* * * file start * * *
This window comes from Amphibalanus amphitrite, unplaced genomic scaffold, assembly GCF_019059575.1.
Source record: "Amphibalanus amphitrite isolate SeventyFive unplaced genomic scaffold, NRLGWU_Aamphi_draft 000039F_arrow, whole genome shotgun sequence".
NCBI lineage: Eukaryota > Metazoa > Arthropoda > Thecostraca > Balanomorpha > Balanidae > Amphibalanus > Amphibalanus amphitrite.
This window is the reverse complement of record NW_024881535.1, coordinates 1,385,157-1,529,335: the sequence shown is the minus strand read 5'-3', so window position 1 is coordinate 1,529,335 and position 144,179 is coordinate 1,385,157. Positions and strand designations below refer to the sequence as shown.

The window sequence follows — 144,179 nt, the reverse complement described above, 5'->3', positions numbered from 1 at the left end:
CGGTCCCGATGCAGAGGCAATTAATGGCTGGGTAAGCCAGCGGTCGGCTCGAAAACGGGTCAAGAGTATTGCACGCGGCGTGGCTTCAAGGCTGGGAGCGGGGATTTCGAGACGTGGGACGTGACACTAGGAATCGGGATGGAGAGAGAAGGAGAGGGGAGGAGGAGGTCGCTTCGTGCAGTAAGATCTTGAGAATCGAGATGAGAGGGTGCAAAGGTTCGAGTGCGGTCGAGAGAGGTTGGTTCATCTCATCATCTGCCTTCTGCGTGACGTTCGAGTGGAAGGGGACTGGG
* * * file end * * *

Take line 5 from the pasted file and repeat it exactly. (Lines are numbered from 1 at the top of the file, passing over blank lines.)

The window sequence follows — 144,179 nt, the reverse complement described above, 5'->3', positions numbered from 1 at the left end: